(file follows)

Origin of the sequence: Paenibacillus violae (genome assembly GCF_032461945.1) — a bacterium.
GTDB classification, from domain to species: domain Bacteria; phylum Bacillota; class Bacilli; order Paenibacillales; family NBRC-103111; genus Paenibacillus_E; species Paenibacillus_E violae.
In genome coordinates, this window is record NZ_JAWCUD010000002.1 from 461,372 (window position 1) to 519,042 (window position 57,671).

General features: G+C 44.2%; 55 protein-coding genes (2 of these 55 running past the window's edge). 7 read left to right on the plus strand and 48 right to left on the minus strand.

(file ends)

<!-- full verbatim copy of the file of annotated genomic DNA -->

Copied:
Origin of the sequence: Paenibacillus violae (genome assembly GCF_032461945.1) — a bacterium.
GTDB classification, from domain to species: domain Bacteria; phylum Bacillota; class Bacilli; order Paenibacillales; family NBRC-103111; genus Paenibacillus_E; species Paenibacillus_E violae.
In genome coordinates, this window is record NZ_JAWCUD010000002.1 from 461,372 (window position 1) to 519,042 (window position 57,671).

General features: G+C 44.2%; 55 protein-coding genes (2 of these 55 running past the window's edge). 7 read left to right on the plus strand and 48 right to left on the minus strand.